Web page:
Supporting startups with a wealth tax break

Supporting startups with a wealth tax break
Legal

luxury_taxI’ve been known to jokingly refer to this time of year the “easy money period” for startups in France. The reason for this is that late May and ultimately June 15 represent the filing deadlines for wealth tax in France.

The French wealth tax, l’impôt de solidarité sur la fortune, or ISF for short, represents a progressive tax on households whose wealth exceeds a threshhold of 1.3m€ worth of net assets. Currently, assets exceeding 800k€ are taxed incrementally at 0.5 ~ 1.5%.

Thanks largely to the enactment in 2007 of the Loi TEPA — a law offering a basket of fiscal incentives intended to stimulate employment and purchasing power — French ISF taxpayers can receive a significant tax break by investing in eligible ISF investment vehicles, such as certain retail VC funds (FCPI) or managed products called mandats de gestion. I’ve opined in the past about the pros and cons of such vehicles for the investor, for the startup, and for innovation in general. The bottom line is that there are several subtle ramifications of such investment vehicles, so I won’t rehash what I’ve already written.

Beyond investing via an ISF investment vehicle, I’m often asked if there are other ways to reap the generous ISF tax breaks while supporting tech startups. The answer is: yes, by investing in the startups directly, rather than indirectly via an ISF fund.

As per current fiscal legislation, French taxpayers liable for ISF can obtain a 50% immediate credit by investing directly in a startup, provided that the startup qualifies as an SME, reflecting for example the following criteria:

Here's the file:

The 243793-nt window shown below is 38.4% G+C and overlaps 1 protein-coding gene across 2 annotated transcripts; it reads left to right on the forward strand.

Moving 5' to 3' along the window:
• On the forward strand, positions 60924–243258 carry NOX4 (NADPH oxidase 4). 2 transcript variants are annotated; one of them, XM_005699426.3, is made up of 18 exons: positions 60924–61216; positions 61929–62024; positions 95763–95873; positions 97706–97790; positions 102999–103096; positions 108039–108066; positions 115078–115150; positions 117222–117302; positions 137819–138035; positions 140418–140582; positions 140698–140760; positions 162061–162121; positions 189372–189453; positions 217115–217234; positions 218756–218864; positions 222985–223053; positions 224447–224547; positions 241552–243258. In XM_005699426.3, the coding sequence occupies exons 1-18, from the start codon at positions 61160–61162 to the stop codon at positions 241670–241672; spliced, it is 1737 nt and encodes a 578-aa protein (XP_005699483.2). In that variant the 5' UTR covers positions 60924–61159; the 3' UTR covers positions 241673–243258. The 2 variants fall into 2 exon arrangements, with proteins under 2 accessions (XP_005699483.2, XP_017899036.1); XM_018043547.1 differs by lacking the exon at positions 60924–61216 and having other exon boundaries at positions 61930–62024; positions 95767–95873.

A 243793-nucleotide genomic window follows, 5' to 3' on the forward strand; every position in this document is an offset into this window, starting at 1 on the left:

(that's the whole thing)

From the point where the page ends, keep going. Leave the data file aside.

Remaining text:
• fewer than 250 employees
  • less the 50m€ revenue
  • no single organizational shareholder owning more than 25%
  • headquarters based inside the EU (although being outside France elicits greater scrutiny)

For taxpayers seeking their ISF reduction, here’s a summary of the key differences between investing directly vs. an ISF fund or mandat de gestion:

isf_fund_vs_direct

For avoidance of doubt, this is not an investment solicitation nor a recommendation of one method over another, but rather an informal explanation of how the system works. Furthermore, my explanation is not comprehensive, and probably not even perfectly accurate, as the law is complex and dynamic. Readers of this piece must do their own homework, and if relevant, seek the advice of a qualified expert.

The lesson of all this for tech startups in France is to be aware of your eligibility for ISF tax deductions. Whether or not you want to raise money from an individual directly, from an ISF fund, or from an independent institutional VC for that matter, knowing the objectives and constraints of potential investors makes fundamental sense.

4 Responses

  1. Avatar
    Vincent

    “no single shareholder owning more than 25%” is wrong imho. It should not be owned by another company more than 25%. (and in some case 50%). Individual owning more than 50% is okay and it’s the actual situation in most case.

  2. Avatar
    phil

    Thanks Mark. However: “easy money period”, isn’t this a bit deceptive?
    To be eligible on the June 2014 tax form, surely investments must have been realised in the fiscal year pertaining to said tax form, hence before eoy 2013…? or am I just plain wrong on this?

    • Avatar
      mark bivens (@markbivens)

      counter-intuitive as it may seem, deductions are valid up to time of ISF payment, for which deadline is late may or mid-june depending on asset threshhold.
      but yes, money is rarely “easy” or unconditional…

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